Forecasting the Past

Coming to the end of the month, we confront the economic forecasters' fire drill. The Wall Street houses and various pretenders make their last-minute adjustment to forecasts -- for Q2!!! 

Indeed, you say, a bit late. the end of July. Forecasting the past? of what value is that?

Naturally for the real economy there is no value, since you already made your plans, hired your people, bought your inventory, bought --or not -- the house, broke ground -- or not -- on your plant. But for credibility on Wall Street or in economics, it is the news flow that matters. The news of the week is the BEA advance release on Wednesday last. That number came in at 4.0, a great number -- unless you subtract inventory build. the revision of Q1 from -2.9 to -2.1 was also big news -- until you realize it makes the first half of the year still a meager 1.0. For Gary Shilling, who picked a zero, it is an embarrassment and will exclude him from the conversation. In spite of his being right for thirty-five years on the direction of bond yields when everybody else was wrong.

A couple of other forecasters who predicted the depth and breadth of the financial crisis have similarly suffered rebuke. Nouriel Roubini was Nostradamus for a bit. Dr. Doom accurately diagnosed the housing bust following through into financial market breakdown and deep recession. His catch phrase "tapped out, earning less, debt burdened" is still descriptive of where people live. But he made the mistake of believing financial markets would follow the real economy. His stock market prediction lost his clients lots of money. He fell back into the pack of those who never looked outside the group.

A second is Bill McBride. Under the pseudonym Calculated Risk, McBride saw the housing bubble collapse from his perch right above it in California real estate. Early last year, he called another turn, "Future's so bright I'm going to need shades." Well, it is getting dark, but not from my sunglasses.

The financial crisis and subsequent stagnation were best predicted by IDEA's Steve Keen, at least according to the poll at RWER which netted him the Revere Prize. Steve has been on the road for a decade with his contrarian message, delivering his critique of Neoclassicals and not being wrong. Can he get traction? Not really.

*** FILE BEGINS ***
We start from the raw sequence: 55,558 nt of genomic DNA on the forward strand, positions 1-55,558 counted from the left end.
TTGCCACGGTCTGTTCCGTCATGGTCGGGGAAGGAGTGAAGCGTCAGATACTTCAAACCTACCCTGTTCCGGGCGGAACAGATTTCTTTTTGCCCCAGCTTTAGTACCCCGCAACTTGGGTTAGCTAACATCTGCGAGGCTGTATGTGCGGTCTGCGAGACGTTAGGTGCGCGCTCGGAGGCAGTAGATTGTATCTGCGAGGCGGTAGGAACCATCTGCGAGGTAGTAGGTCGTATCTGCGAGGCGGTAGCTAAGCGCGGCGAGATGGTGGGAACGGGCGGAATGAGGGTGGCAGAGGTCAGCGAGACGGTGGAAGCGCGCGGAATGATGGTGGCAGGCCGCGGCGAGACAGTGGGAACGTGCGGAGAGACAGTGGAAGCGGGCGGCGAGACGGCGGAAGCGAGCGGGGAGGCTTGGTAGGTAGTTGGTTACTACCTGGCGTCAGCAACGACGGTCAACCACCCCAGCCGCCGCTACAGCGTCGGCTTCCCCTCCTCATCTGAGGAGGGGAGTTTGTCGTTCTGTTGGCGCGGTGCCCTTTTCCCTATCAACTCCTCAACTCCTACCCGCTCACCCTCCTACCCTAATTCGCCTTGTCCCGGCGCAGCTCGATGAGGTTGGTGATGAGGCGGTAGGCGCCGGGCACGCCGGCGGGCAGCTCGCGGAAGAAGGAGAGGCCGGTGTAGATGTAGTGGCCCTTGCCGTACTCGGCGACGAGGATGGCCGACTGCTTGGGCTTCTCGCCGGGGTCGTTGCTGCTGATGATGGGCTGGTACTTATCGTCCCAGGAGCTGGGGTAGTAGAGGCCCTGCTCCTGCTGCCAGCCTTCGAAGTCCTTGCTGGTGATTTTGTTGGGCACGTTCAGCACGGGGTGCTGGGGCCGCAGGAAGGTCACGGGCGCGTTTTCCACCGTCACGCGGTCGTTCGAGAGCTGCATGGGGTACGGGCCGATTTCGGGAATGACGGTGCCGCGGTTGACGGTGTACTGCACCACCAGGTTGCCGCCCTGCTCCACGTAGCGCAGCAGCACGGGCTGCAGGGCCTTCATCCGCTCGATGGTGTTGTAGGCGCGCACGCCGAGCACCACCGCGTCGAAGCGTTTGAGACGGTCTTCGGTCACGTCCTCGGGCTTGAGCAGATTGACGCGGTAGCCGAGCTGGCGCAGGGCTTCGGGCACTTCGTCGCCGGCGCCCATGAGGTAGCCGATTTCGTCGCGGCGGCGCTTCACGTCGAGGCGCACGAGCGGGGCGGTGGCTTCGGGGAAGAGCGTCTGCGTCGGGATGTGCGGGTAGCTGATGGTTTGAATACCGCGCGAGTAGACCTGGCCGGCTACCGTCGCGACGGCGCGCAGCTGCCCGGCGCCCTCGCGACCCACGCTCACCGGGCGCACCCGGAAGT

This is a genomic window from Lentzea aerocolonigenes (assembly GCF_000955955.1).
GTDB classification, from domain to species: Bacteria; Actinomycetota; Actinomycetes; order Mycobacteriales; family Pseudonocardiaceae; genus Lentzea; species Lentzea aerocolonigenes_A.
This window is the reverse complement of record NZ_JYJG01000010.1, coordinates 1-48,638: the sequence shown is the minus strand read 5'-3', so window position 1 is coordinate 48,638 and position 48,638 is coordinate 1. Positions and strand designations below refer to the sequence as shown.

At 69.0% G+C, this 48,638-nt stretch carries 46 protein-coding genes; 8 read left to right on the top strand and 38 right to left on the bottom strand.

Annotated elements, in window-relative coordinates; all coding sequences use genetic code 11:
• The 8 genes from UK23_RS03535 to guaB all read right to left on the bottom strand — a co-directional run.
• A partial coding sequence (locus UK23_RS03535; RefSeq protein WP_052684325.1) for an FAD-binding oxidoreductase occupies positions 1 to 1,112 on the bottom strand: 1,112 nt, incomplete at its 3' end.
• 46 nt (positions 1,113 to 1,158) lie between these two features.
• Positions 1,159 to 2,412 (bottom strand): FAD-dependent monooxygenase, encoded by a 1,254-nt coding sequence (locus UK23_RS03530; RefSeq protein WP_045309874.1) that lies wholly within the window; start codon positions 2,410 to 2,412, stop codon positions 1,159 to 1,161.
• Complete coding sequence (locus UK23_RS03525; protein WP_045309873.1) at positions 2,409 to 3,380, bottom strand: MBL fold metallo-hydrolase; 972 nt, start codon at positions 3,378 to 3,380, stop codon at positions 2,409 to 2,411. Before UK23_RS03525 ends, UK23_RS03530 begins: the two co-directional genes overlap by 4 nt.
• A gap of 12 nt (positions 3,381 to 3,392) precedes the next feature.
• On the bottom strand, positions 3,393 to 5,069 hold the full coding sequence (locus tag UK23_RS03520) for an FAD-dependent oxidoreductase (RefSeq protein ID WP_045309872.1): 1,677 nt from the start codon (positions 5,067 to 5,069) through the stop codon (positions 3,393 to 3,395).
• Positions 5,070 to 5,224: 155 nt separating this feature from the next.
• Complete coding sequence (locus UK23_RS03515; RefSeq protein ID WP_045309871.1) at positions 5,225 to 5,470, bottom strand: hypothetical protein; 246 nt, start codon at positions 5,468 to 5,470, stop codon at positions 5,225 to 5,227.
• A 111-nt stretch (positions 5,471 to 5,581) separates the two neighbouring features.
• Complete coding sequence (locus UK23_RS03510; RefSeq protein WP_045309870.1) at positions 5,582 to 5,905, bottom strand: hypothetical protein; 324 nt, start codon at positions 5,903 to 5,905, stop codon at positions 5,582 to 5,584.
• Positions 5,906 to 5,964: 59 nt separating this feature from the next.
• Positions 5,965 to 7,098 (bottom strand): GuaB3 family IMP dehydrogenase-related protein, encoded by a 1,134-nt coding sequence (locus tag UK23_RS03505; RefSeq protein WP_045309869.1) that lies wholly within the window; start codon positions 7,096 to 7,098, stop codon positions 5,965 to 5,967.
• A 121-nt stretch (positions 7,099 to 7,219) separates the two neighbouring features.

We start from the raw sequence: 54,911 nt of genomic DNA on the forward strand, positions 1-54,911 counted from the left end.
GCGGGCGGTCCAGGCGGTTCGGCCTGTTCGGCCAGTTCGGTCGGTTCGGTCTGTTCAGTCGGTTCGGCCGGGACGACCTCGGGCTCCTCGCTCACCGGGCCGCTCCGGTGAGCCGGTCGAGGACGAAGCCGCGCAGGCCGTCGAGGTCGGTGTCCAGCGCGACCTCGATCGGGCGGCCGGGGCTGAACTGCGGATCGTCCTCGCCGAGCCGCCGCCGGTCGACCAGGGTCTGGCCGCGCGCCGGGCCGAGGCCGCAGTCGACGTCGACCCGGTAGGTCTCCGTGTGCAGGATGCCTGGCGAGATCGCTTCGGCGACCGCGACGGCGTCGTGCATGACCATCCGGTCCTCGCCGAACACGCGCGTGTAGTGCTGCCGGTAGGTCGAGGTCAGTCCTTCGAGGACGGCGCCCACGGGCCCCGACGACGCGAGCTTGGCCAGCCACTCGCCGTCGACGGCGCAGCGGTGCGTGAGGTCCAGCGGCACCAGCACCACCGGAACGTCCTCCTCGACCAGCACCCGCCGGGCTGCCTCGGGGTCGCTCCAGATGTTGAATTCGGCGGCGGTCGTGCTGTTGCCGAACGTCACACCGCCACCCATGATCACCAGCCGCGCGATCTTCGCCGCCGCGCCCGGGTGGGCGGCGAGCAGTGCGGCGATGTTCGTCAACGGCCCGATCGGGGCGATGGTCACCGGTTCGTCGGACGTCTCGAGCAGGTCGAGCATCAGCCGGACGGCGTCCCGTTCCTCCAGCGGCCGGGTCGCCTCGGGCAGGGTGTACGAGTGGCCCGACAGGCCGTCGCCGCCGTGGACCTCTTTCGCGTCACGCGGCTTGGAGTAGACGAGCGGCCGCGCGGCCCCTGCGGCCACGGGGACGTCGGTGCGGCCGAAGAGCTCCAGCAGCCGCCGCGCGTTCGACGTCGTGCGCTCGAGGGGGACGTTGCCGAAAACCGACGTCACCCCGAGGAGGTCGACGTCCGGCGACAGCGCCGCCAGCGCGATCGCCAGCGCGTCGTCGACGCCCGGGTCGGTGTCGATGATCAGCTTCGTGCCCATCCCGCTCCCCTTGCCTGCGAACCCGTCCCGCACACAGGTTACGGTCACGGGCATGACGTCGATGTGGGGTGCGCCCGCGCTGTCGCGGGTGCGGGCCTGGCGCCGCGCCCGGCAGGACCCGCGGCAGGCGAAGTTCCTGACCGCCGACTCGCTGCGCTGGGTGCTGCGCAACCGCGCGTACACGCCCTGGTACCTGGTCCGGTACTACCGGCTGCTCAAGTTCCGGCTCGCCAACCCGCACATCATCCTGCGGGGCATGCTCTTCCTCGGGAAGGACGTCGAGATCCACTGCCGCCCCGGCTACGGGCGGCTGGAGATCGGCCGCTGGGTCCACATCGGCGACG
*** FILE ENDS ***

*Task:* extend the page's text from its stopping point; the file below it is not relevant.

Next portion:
John Maynard Keynes once said, "It is better to be approximately right than precisely wrong." He was talking about utility value. The mainstream forecaster has been precise, and wrong. The current recovery is a kind of self-fulling prophecy, not because it came true. Many -- including the present author -- see no recovery where it counts. It is a self-fulfilling prophecy because people have been predicting it for so long it seems like it must have happened. And of course, those who predicted recovery are glad to imagine one.

Readers should be aware, the opinions of professional economic forecasters is not a leading indicator. It is noise. Here is the survey of forecasters released by the Philadelphia Fed August 1, 2008, nine months into the recession:

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They've taken away the bar charts at the Philadelphia Fed, but tabular data is presented. Here, from the report released in February 2014, the middle of Q1, a quarter that came in at -2.1 percent growth:

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Just the hoopla and anticipation around the end of the month is a symptom of not knowing what's going on. Once we were told that monetary policy acts with a lag, now we are told it is "data-driven." That means we have to wait for the data. We have no idea what's happening and we have to see what already happened. Fed forecasts have been as unreliable as those of the OECD and the IMF. If you make your plans for Shanghai on those plans, you'll find yourself in Albuquerque.

The real economy is bouncing along the bottom. The financial markets are buoyant and the fortunes of the wealthy buoy with them, but there is no residential housing recovery, there is no significant private investment growth, the government is in austerity mode. Where is the business cycle? Can you really have a business cycle without investment from somebody --  households, business, or government? Five years of zero interest rates. Total private debt is not down. Corporate debt is up, household debt is down marginally.

And people are suffering. Maybe we should start listening to the guy who was right, and remains right.